Quote of the Day

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[Plaintiff alleges he was extorted out of $90,000 on threat of] the defendant using the souls of the baby ghosts in the possession or control of the defendant to curse the plaintiff if he did not provide the funds.

– The complaint of Jian Liang Hu, filed in British Columbia by lawyer Mark B. Thompson. Jian claims he was blackmailed by spooky dead babies. I’d like to think dead baby souls have more on their agenda than settling scores for unscrupulous businesspeople. Like watching Frozen 10 times a day like live babies do.

Notorious-R-B-GI have quite a large supply.

– Justice Ruth Bader Ginsburg, discussing the number of Notorious RBG t-shirts she has, during an appearance with Dorit Beinisch, former President of the Supreme Court of Israel, at the 92nd Street Y, where the jurists were interviewed by Nina Totenberg.

(Keep reading to watch the entertaining interview, where Totenberg openly admits to the audience that both she and President Beinisch are “chopped liver” compared to Justice Ginsburg.)

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Helen Hulick (photo credit: Andrew H. Arnott)

Helen Hulick (photo credit: Andrew H. Arnott)

You tell the judge I will stand on my rights. If he orders me to change into a dress I won’t do it. I like slacks. They’re comfortable…. I’ll come back in slacks and if he puts me in jail I hope it will help to free women forever of anti-slackism.

– Helen Hulick, a teacher who was set to testify at a trial in 1938, in response to being ordered by Judge Arthur Guerin to wear a dress, rather than pants, so as not to “hinder the administration of justice.”

Hulick returned to court for her next appearance wearing pants, and Judge Guerin held her in contempt, sentencing her to five days in jail. Hulick’s favorite pair of slacks were taken from her while she was in jail, but her contempt charge was later overturned by an appellate court.


Paul Clement

You would think that someone like Paul would be arrogant, full of himself, a hotshot, but he is none of those things. The truth is, it was the easiest thing in the world to work with him.

Mark Rienzi of the Becket Fund for Religious Liberty, commenting about former U.S. Solicitor General and current Bancroft partner Paul Clement, on the occasion of Clement’s 75th oral argument before the U.S. Supreme Court.

Judge Edith Jones

I did not say such things because I have never believed them and have never said them.

– Judge Edith Jones of the Fifth Circuit, denying she made offensive comments attributed to her by an ethics complaint. A panel of federal judges dismissed the complaint, but various civil-rights groups and legal ethicists are appealing the dismissal.

This is a lawmaker? Like, a person who makes laws? This person has no business anywhere near laws that affect women or other human beings.

Jess McIntosh, a spokeswoman for EMILY’s List, a women’s political action committee, commenting on remarks made by New Hampshire Rep. Steve Vaillancourt about Rep. Ann McLane Kuster’s bid for re-election.

(This weekend, Vaillancourt compared Kuster to an unattractive drag queen in a blog post, further wondering, “Does anyone not believe that Congressman Annie Kuster is as ugly as sin? And I hope I haven’t offended sin.” Ouch.)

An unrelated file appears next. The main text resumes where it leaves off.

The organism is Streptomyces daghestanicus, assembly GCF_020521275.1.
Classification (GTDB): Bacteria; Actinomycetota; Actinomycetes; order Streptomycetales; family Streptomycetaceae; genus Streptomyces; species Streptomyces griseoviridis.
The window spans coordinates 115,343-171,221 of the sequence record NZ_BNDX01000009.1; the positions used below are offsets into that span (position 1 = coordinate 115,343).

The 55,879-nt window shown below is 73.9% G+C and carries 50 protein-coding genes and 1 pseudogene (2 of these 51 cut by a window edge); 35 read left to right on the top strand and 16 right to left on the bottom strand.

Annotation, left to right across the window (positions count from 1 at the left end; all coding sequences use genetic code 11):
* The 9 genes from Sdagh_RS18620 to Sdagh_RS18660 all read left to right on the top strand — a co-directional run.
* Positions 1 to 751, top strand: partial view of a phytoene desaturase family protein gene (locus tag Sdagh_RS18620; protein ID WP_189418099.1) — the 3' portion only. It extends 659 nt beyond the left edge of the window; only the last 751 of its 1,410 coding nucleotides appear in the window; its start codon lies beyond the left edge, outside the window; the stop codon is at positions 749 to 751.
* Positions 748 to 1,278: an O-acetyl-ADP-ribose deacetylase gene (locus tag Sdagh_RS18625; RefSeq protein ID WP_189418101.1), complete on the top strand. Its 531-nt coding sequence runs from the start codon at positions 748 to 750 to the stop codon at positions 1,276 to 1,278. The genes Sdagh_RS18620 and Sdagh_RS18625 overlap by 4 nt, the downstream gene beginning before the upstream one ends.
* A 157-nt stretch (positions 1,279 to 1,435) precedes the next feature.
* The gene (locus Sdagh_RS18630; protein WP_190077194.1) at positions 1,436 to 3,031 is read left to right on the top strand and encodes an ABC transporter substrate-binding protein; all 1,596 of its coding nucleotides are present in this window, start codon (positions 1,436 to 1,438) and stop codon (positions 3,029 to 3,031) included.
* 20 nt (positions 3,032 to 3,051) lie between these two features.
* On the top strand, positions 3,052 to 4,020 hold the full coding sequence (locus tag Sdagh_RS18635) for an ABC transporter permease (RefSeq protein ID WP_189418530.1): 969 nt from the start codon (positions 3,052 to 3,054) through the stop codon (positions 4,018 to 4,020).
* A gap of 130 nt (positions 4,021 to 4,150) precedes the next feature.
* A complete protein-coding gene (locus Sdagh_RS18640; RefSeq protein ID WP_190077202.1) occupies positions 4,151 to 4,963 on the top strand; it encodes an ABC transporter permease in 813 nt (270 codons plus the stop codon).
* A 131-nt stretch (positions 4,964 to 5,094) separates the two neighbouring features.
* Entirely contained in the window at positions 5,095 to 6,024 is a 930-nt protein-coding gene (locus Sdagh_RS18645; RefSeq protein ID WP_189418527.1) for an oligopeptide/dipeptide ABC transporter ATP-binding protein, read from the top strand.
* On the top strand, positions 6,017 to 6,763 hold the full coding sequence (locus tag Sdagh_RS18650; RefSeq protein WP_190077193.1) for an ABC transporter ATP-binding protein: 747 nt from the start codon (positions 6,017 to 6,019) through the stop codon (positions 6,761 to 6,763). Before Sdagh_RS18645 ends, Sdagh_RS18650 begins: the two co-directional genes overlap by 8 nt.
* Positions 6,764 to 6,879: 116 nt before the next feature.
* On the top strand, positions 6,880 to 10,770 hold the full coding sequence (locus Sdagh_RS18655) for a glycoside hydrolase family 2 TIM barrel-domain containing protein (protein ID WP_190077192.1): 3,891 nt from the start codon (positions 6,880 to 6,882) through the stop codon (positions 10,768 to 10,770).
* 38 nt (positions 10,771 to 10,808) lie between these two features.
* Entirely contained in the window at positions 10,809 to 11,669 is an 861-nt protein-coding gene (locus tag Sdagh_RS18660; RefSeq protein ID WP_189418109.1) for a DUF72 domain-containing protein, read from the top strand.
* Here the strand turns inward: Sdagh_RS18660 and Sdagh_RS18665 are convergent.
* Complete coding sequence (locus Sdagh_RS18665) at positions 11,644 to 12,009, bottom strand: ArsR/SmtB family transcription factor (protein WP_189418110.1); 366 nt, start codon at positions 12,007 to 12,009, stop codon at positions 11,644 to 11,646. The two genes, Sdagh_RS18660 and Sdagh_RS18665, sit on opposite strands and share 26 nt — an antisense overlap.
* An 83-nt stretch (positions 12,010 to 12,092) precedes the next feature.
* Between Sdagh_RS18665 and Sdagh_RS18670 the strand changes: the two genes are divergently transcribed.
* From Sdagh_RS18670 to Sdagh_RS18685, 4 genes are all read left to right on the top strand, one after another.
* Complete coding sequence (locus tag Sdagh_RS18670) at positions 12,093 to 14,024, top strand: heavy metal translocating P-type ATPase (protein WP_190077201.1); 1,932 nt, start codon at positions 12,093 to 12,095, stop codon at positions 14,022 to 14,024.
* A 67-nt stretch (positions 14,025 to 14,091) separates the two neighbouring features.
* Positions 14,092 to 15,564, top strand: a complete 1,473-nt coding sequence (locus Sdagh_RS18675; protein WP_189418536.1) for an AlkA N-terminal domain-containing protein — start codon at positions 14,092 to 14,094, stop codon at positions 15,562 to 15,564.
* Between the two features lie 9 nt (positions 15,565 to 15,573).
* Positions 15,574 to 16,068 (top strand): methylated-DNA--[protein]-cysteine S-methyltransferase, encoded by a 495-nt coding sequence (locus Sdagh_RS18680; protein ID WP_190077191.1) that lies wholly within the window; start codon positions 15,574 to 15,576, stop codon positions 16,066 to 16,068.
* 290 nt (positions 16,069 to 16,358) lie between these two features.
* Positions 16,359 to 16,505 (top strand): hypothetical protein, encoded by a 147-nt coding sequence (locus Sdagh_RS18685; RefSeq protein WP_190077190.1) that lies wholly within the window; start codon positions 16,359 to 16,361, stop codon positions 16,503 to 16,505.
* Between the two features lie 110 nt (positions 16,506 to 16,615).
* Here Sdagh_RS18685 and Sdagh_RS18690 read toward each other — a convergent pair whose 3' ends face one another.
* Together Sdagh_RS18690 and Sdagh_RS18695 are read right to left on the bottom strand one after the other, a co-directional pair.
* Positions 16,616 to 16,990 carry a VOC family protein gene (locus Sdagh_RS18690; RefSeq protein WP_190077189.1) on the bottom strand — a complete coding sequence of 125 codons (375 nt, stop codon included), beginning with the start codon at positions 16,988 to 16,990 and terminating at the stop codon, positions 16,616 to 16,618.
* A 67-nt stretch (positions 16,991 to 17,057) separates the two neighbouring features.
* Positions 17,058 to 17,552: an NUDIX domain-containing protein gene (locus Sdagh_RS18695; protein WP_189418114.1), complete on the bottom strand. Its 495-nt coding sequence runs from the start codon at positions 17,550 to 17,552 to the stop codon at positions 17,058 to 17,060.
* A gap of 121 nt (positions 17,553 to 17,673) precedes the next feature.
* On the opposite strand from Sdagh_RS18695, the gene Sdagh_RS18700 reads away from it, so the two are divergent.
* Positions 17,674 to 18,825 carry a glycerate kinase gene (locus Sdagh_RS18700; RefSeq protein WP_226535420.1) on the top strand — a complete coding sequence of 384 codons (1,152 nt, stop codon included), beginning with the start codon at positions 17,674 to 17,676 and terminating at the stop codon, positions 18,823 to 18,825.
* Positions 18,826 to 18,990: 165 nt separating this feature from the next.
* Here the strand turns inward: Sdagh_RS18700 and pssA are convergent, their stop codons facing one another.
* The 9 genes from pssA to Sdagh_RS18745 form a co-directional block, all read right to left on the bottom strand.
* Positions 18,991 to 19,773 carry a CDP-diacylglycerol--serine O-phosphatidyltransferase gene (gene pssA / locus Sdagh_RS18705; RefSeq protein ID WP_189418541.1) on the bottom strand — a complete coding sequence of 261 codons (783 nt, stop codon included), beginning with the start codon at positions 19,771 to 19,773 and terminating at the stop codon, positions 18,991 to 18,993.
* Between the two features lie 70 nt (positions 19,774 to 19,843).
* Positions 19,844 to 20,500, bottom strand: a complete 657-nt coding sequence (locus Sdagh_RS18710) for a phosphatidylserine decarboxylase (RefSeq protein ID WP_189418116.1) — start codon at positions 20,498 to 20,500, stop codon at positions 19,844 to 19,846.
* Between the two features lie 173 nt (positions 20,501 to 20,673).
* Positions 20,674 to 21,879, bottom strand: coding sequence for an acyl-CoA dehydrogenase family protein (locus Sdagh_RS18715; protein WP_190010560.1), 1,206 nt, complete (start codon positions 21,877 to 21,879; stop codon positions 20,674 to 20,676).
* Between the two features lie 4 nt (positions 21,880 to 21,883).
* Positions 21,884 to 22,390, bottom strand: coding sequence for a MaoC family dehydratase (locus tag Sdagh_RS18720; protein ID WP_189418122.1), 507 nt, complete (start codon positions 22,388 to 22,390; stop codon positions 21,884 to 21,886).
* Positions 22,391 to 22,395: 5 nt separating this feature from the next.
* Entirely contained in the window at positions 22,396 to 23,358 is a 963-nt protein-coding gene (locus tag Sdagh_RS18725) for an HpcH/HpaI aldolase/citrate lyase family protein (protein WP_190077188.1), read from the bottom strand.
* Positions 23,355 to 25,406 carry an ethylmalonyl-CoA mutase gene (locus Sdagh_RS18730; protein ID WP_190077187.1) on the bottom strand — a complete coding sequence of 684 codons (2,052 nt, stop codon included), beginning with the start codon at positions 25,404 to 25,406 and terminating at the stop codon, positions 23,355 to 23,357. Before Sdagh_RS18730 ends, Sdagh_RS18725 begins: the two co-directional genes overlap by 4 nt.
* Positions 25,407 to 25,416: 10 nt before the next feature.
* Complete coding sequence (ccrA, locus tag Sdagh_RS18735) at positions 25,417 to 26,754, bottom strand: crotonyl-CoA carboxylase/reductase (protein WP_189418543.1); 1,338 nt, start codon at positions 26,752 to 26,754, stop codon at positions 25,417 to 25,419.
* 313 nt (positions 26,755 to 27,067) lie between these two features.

Scott Turow

My years as a prosecutor were an extraordinary education in the negative capacity of humanity. You’re like a proctologist — looking at human beings through the wrong end.

Scott Turow — former federal prosecutor, current Dentons partner, and critically acclaimed, bestselling novelist — at an interesting panel at this past weekend’s New Yorker Festival. The panel, moderated by Jeffrey Toobin, focused on writing about murder. Turow’s latest novel, Identical (affiliate link), is about a re-investigation of a murder many years after the fact.

To have all of this happen in such a safe and nice community, it’s just very shocking.

– Rena Karle of Abeles & Karle PLLC, a law firm located in Volusia County, Florida, commenting on a bizarre break-in that occurred at the office. Items stolen ranged from computer towers and monitors to Halloween candy and a Bible. Karle also noted that the floor, walls, and ceilings were covered in “some kind of white sticky goo.” Damages as a result of the break-in at the law firm have been assessed at $100,000 to $150,000 thus far.

In the simplest terms, it is fair to say that law firm starting salaries are flat. The fact that the incidence of $160,000 as the starting salary at the largest law firms is less than it was before the recession is really more a reflection of the changing contours of the large firm market, not the fact that law firms are paying entry-level associates less than they used to. Many law offices that are part of large firms, particularly those in the largest markets, continue to pay $160,000, but the data since 2009 clearly show that the large firm market now also contains many firms that do not pay $160,000. In some ways the data simply reflect the growing cohort of large firms, and it shows that they are not a monolithic entity. In many markets starting salaries of $145,000 or $135,000 or even less are the norm.

James Leipold, executive director of the National Association for Law Placement (NALP), commenting on the shrinking prevalence of $160,000 starting salaries for first-year Biglaw associates in NALP’s 2014 Associate Salary Survey.

(What other information can be gleaned from the 2014 Associate Salary Survey?)

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– Signs found taped to a window near York County Magisterial District Court Judge Ronald J. Haskell’s courtroom in York, Pennsylvania.

(What could have happened to necessitate these signs being posted?)

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